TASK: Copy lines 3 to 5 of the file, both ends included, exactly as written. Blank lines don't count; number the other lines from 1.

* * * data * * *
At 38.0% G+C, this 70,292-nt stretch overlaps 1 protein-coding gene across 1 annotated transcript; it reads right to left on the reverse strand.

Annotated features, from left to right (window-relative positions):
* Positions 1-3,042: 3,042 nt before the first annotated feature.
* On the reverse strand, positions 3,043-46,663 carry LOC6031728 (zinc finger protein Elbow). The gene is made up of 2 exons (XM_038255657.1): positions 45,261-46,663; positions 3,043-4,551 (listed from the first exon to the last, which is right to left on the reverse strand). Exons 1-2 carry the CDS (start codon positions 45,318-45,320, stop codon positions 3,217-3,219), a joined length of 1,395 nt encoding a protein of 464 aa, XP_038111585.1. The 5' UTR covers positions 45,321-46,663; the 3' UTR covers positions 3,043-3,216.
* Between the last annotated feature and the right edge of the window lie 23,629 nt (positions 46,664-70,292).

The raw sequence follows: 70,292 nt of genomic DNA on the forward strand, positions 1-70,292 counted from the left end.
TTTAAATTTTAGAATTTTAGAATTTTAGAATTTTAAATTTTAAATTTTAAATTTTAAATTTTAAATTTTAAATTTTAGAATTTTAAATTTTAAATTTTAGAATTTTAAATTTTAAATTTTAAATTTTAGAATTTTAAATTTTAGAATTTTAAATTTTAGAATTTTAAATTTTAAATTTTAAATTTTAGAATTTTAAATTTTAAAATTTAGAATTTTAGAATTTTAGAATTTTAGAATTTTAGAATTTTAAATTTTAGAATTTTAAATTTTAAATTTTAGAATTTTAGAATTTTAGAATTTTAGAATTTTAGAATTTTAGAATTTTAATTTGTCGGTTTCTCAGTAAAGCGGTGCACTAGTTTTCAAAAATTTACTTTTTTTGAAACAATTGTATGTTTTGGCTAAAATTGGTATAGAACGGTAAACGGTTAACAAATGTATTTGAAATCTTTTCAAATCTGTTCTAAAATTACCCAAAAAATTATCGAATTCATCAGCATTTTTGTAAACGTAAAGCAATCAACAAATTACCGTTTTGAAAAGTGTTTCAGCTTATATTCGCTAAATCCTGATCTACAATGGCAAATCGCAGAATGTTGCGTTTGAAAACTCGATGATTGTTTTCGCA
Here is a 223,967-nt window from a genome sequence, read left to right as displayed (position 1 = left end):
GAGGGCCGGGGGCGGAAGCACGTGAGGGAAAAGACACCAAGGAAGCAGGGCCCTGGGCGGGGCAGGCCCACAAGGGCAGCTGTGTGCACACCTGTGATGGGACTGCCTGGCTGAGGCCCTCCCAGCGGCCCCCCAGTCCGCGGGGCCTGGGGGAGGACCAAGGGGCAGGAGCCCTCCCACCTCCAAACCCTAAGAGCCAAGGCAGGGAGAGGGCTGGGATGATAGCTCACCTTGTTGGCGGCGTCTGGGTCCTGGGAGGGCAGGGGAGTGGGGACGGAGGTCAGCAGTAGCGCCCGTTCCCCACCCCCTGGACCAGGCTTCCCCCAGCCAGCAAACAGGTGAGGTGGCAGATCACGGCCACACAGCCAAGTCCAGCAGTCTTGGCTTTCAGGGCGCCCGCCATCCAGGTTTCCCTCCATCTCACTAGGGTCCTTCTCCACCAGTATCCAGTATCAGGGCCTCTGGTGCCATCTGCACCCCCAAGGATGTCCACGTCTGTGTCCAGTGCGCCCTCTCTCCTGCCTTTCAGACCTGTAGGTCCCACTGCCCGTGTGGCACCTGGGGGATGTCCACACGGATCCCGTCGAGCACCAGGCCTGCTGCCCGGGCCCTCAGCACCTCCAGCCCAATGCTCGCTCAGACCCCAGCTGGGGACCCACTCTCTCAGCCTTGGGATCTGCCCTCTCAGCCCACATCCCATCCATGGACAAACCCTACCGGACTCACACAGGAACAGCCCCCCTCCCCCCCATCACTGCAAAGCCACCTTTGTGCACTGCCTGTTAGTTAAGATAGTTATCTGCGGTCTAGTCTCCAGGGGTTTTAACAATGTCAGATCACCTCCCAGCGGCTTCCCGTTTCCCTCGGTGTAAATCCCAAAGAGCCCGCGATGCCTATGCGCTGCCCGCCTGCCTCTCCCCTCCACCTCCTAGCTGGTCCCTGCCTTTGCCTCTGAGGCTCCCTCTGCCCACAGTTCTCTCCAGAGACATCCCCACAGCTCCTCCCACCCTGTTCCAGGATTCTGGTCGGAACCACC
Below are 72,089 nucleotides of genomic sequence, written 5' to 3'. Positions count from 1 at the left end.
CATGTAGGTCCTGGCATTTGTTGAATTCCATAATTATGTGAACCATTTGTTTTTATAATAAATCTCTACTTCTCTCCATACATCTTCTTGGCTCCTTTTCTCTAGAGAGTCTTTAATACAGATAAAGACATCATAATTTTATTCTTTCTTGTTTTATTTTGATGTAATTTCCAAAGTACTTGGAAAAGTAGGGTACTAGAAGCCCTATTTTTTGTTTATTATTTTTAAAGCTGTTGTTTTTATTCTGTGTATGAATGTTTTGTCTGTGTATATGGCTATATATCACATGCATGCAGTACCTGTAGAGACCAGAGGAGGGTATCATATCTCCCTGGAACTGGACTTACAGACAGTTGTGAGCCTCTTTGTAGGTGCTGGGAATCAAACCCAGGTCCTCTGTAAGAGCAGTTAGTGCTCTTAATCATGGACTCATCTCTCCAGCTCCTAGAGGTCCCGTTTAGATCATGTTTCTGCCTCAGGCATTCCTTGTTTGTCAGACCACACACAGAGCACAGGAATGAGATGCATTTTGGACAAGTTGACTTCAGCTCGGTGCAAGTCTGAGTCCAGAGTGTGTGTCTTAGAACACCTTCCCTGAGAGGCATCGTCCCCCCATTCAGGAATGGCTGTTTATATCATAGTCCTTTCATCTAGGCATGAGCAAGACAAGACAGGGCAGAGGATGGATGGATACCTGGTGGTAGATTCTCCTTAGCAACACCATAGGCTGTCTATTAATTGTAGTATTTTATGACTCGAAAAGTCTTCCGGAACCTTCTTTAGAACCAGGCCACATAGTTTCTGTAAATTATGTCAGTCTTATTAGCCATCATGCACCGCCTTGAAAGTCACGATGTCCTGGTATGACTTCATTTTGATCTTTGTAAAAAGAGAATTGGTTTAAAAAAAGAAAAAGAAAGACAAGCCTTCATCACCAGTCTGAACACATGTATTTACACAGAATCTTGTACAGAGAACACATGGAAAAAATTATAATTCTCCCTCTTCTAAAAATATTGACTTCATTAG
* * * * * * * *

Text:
* Positions 1-3,042: 3,042 nt before the first annotated feature.
* On the reverse strand, positions 3,043-46,663 carry LOC6031728 (zinc finger protein Elbow). The gene is made up of 2 exons (XM_038255657.1): positions 45,261-46,663; positions 3,043-4,551 (listed from the first exon to the last, which is right to left on the reverse strand). Exons 1-2 carry the CDS (start codon positions 45,318-45,320, stop codon positions 3,217-3,219), a joined length of 1,395 nt encoding a protein of 464 aa, XP_038111585.1. The 5' UTR covers positions 45,321-46,663; the 3' UTR covers positions 3,043-3,216.
* Between the last annotated feature and the right edge of the window lie 23,629 nt (positions 46,664-70,292).